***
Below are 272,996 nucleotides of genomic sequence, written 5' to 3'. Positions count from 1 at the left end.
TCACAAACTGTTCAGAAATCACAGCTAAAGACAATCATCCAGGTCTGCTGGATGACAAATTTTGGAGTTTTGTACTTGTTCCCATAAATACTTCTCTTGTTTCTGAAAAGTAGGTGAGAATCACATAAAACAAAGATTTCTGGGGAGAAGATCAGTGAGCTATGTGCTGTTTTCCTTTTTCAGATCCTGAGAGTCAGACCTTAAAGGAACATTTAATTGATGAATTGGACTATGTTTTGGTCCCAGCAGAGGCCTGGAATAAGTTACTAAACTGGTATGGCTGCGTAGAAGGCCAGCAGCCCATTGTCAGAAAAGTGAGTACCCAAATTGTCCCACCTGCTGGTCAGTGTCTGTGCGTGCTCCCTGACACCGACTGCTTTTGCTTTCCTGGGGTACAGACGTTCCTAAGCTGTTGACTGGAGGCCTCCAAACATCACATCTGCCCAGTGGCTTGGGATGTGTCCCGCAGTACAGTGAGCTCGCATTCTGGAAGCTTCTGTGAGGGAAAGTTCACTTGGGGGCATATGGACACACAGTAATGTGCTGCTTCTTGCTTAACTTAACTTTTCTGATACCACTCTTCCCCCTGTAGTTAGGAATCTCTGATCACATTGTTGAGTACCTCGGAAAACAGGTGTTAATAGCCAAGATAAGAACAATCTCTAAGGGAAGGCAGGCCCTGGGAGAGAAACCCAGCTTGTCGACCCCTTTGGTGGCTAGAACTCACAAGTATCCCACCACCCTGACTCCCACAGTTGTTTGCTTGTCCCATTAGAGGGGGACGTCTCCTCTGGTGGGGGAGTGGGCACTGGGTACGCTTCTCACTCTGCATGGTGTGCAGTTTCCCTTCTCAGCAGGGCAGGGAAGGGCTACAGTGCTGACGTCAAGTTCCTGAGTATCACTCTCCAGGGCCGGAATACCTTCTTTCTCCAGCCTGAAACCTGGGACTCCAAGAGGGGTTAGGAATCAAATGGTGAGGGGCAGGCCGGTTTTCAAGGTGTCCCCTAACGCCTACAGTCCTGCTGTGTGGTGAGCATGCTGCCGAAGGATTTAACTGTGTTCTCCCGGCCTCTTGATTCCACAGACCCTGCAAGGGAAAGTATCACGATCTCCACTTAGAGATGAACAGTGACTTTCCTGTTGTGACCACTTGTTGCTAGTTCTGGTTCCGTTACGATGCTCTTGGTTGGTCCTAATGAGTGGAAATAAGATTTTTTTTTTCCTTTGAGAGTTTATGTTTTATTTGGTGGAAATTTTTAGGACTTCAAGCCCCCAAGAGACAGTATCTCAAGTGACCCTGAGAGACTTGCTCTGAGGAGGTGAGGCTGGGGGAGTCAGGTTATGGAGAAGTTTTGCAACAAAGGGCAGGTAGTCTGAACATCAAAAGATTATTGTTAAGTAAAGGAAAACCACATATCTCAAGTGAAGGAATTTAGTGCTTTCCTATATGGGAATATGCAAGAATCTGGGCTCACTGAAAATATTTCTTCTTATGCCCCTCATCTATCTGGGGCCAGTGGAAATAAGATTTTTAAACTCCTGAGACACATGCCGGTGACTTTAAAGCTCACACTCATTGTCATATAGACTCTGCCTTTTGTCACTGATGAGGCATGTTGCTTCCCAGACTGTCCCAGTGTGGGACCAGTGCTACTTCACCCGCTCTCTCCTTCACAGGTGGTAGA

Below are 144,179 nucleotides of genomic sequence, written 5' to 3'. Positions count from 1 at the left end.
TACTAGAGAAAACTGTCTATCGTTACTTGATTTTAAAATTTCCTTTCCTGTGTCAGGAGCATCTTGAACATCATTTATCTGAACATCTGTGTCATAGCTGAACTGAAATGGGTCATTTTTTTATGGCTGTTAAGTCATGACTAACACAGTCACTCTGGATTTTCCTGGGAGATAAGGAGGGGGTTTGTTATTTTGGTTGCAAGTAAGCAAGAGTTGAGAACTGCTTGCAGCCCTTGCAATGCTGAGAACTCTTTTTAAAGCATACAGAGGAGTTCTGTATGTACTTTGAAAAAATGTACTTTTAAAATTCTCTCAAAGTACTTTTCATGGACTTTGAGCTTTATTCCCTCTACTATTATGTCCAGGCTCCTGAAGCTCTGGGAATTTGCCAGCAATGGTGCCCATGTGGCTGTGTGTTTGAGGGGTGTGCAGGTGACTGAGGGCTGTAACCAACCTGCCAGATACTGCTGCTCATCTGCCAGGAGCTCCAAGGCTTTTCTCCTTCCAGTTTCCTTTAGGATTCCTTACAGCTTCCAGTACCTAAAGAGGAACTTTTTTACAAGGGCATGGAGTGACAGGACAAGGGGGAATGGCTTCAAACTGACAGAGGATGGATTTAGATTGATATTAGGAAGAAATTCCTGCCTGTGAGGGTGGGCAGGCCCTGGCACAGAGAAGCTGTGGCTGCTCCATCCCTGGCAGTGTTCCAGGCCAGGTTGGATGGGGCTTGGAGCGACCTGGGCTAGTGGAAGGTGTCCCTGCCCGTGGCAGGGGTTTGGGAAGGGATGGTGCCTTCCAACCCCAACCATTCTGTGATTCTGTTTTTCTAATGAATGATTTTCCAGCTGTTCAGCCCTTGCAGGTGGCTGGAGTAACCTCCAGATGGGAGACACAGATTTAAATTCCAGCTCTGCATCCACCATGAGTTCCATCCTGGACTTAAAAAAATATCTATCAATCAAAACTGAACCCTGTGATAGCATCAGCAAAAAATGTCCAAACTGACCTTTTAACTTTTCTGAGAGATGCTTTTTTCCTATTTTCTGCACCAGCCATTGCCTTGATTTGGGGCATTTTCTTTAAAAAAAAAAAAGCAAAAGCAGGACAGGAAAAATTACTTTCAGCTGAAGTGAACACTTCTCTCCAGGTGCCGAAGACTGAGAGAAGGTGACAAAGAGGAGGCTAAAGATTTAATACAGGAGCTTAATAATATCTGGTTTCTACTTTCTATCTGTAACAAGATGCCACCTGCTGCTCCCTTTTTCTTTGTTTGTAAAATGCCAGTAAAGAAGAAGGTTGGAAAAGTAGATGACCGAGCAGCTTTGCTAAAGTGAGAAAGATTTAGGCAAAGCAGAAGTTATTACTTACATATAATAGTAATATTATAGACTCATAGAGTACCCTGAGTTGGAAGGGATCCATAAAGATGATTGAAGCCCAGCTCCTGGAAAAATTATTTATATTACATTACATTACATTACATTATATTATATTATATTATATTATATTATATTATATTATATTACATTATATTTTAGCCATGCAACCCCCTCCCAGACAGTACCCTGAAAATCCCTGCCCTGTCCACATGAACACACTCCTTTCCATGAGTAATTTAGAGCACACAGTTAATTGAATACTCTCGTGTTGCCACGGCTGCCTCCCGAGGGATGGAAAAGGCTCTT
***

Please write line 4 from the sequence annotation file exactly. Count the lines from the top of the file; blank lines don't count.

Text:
TACTAGAGAAAACTGTCTATCGTTACTTGATTTTAAAATTTCCTTTCCTGTGTCAGGAGCATCTTGAACATCATTTATCTGAACATCTGTGTCATAGCTGAACTGAAATGGGTCATTTTTTTATGGCTGTTAAGTCATGACTAACACAGTCACTCTGGATTTTCCTGGGAGATAAGGAGGGGGTTTGTTATTTTGGTTGCAAGTAAGCAAGAGTTGAGAACTGCTTGCAGCCCTTGCAATGCTGAGAACTCTTTTTAAAGCATACAGAGGAGTTCTGTATGTACTTTGAAAAAATGTACTTTTAAAATTCTCTCAAAGTACTTTTCATGGACTTTGAGCTTTATTCCCTCTACTATTATGTCCAGGCTCCTGAAGCTCTGGGAATTTGCCAGCAATGGTGCCCATGTGGCTGTGTGTTTGAGGGGTGTGCAGGTGACTGAGGGCTGTAACCAACCTGCCAGATACTGCTGCTCATCTGCCAGGAGCTCCAAGGCTTTTCTCCTTCCAGTTTCCTTTAGGATTCCTTACAGCTTCCAGTACCTAAAGAGGAACTTTTTTACAAGGGCATGGAGTGACAGGACAAGGGGGAATGGCTTCAAACTGACAGAGGATGGATTTAGATTGATATTAGGAAGAAATTCCTGCCTGTGAGGGTGGGCAGGCCCTGGCACAGAGAAGCTGTGGCTGCTCCATCCCTGGCAGTGTTCCAGGCCAGGTTGGATGGGGCTTGGAGCGACCTGGGCTAGTGGAAGGTGTCCCTGCCCGTGGCAGGGGTTTGGGAAGGGATGGTGCCTTCCAACCCCAACCATTCTGTGATTCTGTTTTTCTAATGAATGATTTTCCAGCTGTTCAGCCCTTGCAGGTGGCTGGAGTAACCTCCAGATGGGAGACACAGATTTAAATTCCAGCTCTGCATCCACCATGAGTTCCATCCTGGACTTAAAAAAATATCTATCAATCAAAACTGAACCCTGTGATAGCATCAGCAAAAAATGTCCAAACTGACCTTTTAACTTTTCTGAGAGATGCTTTTTTCCTATTTTCTGCACCAGCCATTGCCTTGATTTGGGGCATTTTCTTTAAAAAAAAAAAAGCAAAAGCAGGACAGGAAAAATTACTTTCAGCTGAAGTGAACACTTCTCTCCAGGTGCCGAAGACTGAGAGAAGGTGACAAAGAGGAGGCTAAAGATTTAATACAGGAGCTTAATAATATCTGGTTTCTACTTTCTATCTGTAACAAGATGCCACCTGCTGCTCCCTTTTTCTTTGTTTGTAAAATGCCAGTAAAGAAGAAGGTTGGAAAAGTAGATGACCGAGCAGCTTTGCTAAAGTGAGAAAGATTTAGGCAAAGCAGAAGTTATTACTTACATATAATAGTAATATTATAGACTCATAGAGTACCCTGAGTTGGAAGGGATCCATAAAGATGATTGAAGCCCAGCTCCTGGAAAAATTATTTATATTACATTACATTACATTACATTATATTATATTATATTATATTATATTATATTATATTATATTACATTATATTTTAGCCATGCAACCCCCTCCCAGACAGTACCCTGAAAATCCCTGCCCTGTCCACATGAACACACTCCTTTCCATGAGTAATTTAGAGCACACAGTTAATTGAATACTCTCGTGTTGCCACGGCTGCCTCCCGAGGGATGGAAAAGGCTCTT